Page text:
June 14, 2021 The Amusement Park (Movie Review)
When you think of Horror cinema a few filmmakers immediately come to mind, and, of course, George A. Romero is one of them. Considered the father of the zombie film, he is responsible for all-time classics which include 1968’s Night of the Living Dead, 1978’s Dawn of the Dead, and 1985’s Day of the Dead. Also the director of many other memorable projects throughout the decades, above being a Horror icon, Romero should first be celebrated as a pioneering independent filmmaker.
Going against the grain, he made films on his own terms but also created a family-like atmosphere with everyone involved behind the scenes. Beyond this, many would tell you that the genre of Horror was more a vehicle for Romero to convey a deeper commentary on society. Subtle in his approach, Romero invited viewers to take a closer look at who we are, the defects in our social model, and the inevitable demise of humanity. In fact, you could argue that Romero’s films created a generation of skeptics who questioned everything and felt most comfortable living on the outskirts of the mainstream.
All these factors in mind, sadly, Romero had little opportunity to create outside of the Horror world. However, unbeknownst to many, back in 1973 he was hired by the Lutheran Society to create a film to raise awareness about the mistreatment of elder people. Accepting the job, Romero completed then presented it to the society, but what did they think? Well, let us just say they were shocked and horrified by his take on the subject matter at hand. Interestingly enough, they opted to scrap the project, packed it away, and it was never seen ever again. Lost in obscurity, in 2018, a copy of the 16mm film was tracked down, restored in 4k by IndieCollect in New York City, and is now available via Shudder for streaming since June 8, 2021.
A 55 minute film, this forgotten piece of Romero’s filmography goes by the name The Amusement Park. Staring Lincoln Maazel, who is also featured in Romero’s 1977 film Martin, the rest of the cast are essentially unknown, everyday people. Really an artistically-styled documentary, Maazel leads off the film with an insightful commentary about the lack of respect elder citizens experience. From here you are launched into a film where Maazel portrays a man out for a day at an amusement park, and in his experiences he is subjected to the standard mistreatment of an elder person. Naturally, to drive the film’s point home, there is a certain level of drama interjected in order to draw your attention to behaviors many of us are oblivious to. For example, you observe the patronizing way elder people are spoken to. A sad truth, you also witness how elders are often made to feel like children, invalids, or straight-up burdens.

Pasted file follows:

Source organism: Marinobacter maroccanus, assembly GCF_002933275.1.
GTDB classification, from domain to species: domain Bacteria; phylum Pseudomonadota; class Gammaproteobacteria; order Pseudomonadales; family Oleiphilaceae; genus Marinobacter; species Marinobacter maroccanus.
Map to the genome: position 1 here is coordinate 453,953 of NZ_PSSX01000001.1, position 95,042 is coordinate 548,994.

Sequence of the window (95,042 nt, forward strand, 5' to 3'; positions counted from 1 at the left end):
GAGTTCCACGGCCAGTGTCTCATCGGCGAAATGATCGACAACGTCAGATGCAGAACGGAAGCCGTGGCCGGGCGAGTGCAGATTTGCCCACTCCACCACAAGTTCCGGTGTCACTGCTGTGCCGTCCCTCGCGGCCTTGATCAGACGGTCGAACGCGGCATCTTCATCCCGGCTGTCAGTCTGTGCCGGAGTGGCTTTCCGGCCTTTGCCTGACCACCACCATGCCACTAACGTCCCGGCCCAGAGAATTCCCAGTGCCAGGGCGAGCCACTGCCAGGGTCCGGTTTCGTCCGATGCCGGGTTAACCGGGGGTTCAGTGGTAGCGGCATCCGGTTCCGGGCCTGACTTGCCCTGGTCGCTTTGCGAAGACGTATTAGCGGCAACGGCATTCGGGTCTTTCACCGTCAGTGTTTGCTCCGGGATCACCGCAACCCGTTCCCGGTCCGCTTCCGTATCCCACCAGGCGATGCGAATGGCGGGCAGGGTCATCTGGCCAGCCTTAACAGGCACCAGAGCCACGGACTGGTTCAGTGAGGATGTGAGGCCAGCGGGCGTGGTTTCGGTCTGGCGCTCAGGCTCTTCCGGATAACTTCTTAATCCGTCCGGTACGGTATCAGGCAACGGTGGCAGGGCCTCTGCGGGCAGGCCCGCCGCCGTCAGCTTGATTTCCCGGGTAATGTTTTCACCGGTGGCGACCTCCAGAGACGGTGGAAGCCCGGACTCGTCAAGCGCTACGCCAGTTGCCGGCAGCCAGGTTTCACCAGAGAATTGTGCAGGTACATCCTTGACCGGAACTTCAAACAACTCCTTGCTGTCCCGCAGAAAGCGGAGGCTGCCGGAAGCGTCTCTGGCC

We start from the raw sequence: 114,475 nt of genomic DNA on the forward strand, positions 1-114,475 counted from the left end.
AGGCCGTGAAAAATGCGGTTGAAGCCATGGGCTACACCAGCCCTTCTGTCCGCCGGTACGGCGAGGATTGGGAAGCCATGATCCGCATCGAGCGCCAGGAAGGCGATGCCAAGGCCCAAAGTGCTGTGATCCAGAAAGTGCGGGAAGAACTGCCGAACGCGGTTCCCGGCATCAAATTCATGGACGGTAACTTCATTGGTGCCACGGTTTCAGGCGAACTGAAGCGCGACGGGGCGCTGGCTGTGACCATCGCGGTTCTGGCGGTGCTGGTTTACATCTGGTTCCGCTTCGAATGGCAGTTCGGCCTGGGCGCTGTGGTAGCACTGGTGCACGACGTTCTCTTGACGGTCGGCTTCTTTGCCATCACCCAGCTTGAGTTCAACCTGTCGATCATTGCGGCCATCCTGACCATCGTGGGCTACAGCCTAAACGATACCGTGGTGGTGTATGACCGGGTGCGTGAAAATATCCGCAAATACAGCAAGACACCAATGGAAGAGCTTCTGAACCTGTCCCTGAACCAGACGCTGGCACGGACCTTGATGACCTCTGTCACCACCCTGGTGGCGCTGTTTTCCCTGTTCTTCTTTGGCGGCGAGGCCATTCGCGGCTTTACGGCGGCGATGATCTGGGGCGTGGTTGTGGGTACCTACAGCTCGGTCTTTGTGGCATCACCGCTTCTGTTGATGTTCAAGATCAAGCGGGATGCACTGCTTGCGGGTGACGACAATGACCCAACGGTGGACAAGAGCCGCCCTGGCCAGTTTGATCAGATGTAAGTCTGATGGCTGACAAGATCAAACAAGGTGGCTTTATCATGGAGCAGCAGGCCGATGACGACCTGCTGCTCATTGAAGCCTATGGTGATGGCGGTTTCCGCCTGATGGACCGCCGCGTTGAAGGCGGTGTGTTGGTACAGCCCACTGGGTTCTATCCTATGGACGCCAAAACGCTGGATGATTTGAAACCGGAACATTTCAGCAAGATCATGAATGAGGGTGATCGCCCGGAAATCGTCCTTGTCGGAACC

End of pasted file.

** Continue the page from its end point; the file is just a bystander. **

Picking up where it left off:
Harsh? Yes, but that was most likely the approach Romero was going for to create a deeper level of understanding. Furthermore, much like his other films, The Amusement Park is full of metaphors. In his masterpiece Dawn of the Dead the shopping mall represented a false sense of security and the warped, out of balance values of people. In The Amusement Park the entertainment venue mirrors the cycle of life; we are born, we live, and later on, are often unceremoniously tossed aside. In many ways we are just passengers along for the ride and society determines our fate before the next group is loaded onto the roller-coaster.
So, is The Amusement Park a Horror film? In the traditional sense of the word, no. This is a film Romero was hired to make with a specific subject matter in mind, so it really could be viewed like more of a public service announcement. That said, his creative DNA is all over it. This is evident within the filming style, the undertone of the story, and the overall thought-provoking approach to the topic of growing old.
It is a shame the Lutheran Society never actually utilized the film, as it might have raised a lot of awareness about a brutal truth. And even though the film is 45 years old, the reality is that these inequalities are still very present. We still have little respect for our elders; we egoistically think we know best and discount any older teachings. All this in mind, the most striking aspect of the whole film is its clear and precise message: one day we will all be old. Dark and realistic, Cryptic Rock gives George A. Romero’s The Amusement Park 5 out of 5 stars.